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Gazzara to Future Sustainability Leaders:
Embrace Failure, Avoid 'Analysis Paralysis'

Kevin GazzaraArizona State University’s School of Sustainability recently launched the Executive Master’s for Sustainability Leadership (EMSL), a 13-month program designed for mid-career professionals currently employed in or near sustainability roles. The program features a hybrid curriculum of virtual learning and immersive, in-person experiences at ASU and abroad.

The EMSL also differentiates itself from more traditional MBA and Sustainable MBA programs by incorporating a systems-thinking approach, with the curriculum, assignments and readings for the four threads fully integrated.

As Dr. Kevin Gazzara, former Management and Leadership Program Manager at Intel and head of the EMSL Leadership track explains, “When you’re talking about sustainability, you have to use systems thinking to ensure that an advantage you’re providing in one part of the system is not at the disadvantage of another part of the system.”

We spoke with Dr. Gazzara about the importance of leadership in sustainability and the traits that define a great leader in today’s globalized and fast-talking world.

The Power of '&': Integrating Sustainability into Business Strategy

Join us as Procter & Gamble CEO Jon Moeller and Chief Sustainability Officer Virginie Helias share their insights on how companies can embed environmental sustainability throughout their business and the role it can play in a business strategy — Tuesday, Oct. 17, at SB'23 San Diego.

AL: How do you create great leaders to make real global change?

KG: There are lots of people who are passionate about sustainability today. There are a lot of smart people in the field with a great depth of knowledge. However, what we continue to see is that it all comes down to leaders getting the ears and hearts of those around them in order to make a positive impact in the world. Good leaders need to have a solid content foundation and the ability to talk beyond their little sandbox.

With today’s speed of communication, the “one great man” myth is no longer practical. It is less about what the leader does and more about what the leader does to build the coalition. Things are just too complex today. You can’t do it all. You look at the Arab Spring and how it all started with a single individual who was able to recognize when the world was ready for a change and others immediately jumped on, until the sum became much greater than the parts. The speed of communication has really changed the way leaders have to act.

We also teach our students about the importance of understanding yourself first. The best leaders are the ones most in touch with themselves. If you can understand yourself, you can understand others, and you can start taking the steps necessary to initiate and sustain change.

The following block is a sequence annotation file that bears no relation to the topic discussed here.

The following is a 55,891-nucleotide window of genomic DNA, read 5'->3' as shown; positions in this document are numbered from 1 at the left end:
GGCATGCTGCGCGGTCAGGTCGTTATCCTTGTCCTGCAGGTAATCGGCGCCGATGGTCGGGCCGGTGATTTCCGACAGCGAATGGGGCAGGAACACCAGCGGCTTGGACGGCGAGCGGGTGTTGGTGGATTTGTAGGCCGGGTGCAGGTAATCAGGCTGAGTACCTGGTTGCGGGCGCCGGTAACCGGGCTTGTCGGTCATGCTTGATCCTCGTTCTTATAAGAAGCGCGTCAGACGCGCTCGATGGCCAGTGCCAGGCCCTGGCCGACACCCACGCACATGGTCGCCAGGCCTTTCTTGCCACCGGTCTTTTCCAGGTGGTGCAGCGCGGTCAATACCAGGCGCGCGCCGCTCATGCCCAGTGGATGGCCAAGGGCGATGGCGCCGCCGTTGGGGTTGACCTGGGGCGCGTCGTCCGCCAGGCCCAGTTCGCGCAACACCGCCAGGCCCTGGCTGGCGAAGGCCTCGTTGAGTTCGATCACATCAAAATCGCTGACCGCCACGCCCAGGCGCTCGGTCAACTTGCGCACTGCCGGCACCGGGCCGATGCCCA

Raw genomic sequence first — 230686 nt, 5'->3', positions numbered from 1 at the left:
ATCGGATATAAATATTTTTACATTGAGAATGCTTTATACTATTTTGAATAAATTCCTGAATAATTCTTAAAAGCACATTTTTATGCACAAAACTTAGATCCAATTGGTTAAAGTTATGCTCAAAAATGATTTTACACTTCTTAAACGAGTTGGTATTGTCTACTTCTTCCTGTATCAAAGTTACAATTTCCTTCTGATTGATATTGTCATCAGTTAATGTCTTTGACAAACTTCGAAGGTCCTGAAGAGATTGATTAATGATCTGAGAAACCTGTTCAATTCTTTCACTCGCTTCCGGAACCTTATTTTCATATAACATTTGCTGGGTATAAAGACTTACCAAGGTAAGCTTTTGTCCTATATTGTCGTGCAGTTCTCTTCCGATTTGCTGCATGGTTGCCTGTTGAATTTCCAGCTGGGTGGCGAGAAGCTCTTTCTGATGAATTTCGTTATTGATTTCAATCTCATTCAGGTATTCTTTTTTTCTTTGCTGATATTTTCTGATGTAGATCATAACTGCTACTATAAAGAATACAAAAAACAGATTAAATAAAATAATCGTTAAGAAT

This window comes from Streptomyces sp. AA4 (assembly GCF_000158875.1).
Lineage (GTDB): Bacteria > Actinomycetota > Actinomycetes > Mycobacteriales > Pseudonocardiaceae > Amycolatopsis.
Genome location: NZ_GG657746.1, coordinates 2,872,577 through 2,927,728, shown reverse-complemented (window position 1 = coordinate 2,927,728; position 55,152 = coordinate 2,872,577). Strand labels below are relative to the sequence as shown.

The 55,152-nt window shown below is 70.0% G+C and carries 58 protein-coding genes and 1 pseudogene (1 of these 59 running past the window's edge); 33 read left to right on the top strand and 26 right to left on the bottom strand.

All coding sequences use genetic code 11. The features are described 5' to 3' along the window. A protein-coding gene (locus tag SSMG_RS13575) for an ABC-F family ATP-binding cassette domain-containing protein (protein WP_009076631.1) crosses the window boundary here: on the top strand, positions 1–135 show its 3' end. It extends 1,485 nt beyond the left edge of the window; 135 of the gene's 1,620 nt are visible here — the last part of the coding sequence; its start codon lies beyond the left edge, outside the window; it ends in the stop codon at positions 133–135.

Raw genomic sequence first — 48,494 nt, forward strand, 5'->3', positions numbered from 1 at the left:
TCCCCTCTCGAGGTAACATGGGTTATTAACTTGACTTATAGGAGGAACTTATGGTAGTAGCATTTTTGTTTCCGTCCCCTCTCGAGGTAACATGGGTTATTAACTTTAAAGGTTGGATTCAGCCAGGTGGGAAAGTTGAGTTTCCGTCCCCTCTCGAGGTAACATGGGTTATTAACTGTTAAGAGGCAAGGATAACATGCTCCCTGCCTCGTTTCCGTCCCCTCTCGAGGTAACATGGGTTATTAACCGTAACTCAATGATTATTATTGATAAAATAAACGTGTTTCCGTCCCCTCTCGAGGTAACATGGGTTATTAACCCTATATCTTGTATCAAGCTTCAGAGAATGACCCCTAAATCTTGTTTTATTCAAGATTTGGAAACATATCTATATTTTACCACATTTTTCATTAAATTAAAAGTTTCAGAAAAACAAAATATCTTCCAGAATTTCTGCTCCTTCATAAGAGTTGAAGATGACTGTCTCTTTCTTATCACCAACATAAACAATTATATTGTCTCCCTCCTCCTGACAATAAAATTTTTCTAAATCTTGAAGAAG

In 2008, you published a book called The Leader of Oz, on how to transform a complacent and conflicted workplace to one that embodies inspiration and empowerment. How would you include sustainability in that? How has the role of leaders in the workplace changed in the last six years? What would you say differently today?

That book uses the story of Dorothy in The Wizard of Oz as a parable for the workplace. It doesn’t specifically include a sustainability thread, but it easily could. We see the value of bringing others along on the journey and tapping into collective strengths. That’s the Wiz story and the story of sustainability. A scarecrow, a cowardly lion and a tin man probably would not be your first choice for travel companions, but they each played an important role. When implementing sustainability, we are given the environment and a lot of times it’s what we do with what we’re given. The sooner we can establish it’s our problem — not your problem or my problem — the better.

Who are the thought leaders or brands that you personally turn to for inspiration? Who do you think is doing an especially good job and why?

I immediately think of Patagonia and Tom’s of Maine for obvious reasons. I also think Dell is forward-thinking and influencing others to do the same. The Walton Foundation is also doing some great work.

One thing I learned at Intel is that they took safety and the environment exceptionally seriously. I started in 1989 and they didn’t call it “sustainability” then. It was about doing the right thing. Intel decided early on to voluntarily impose California’s high labor standards on all of their global factories. The feeling was we’re doing it because it’s the right thing, not because we have to. It is the general philosophy of a great company. I always advise my students: Work for a company that you’d be proud to work for.

Do you have any advice on how to operationalize all this?

I recommend a rapid prototyping model. Don’t spend massive amounts of time picking a leadership model. Pick one and start doing it! I think a lot of sustainability leaders get stuck in analysis paralysis. I say: Get out there and do it!

I will sometimes ask my students, “Who likes to fail?” Of course, only a few hands go up. I ask, “Who likes to learn?” more hands go up. Then, I ask, “Do you learn from your failures?” and everyone’s hands go up. You know where I’m going with this.

When you don’t allow yourself to fail, your growth as a leader will likely take a slow continuous slope. When you do allow yourself to fail and learn, your growth will be exponential. Look for opportunities to fail without being catastrophic. Imagine a juggler with balls of plastic and balls of glass. Keep your eye closest to the glass ball, but allow yourself to drop the other ones so that you learn how to pick them up and keep going.


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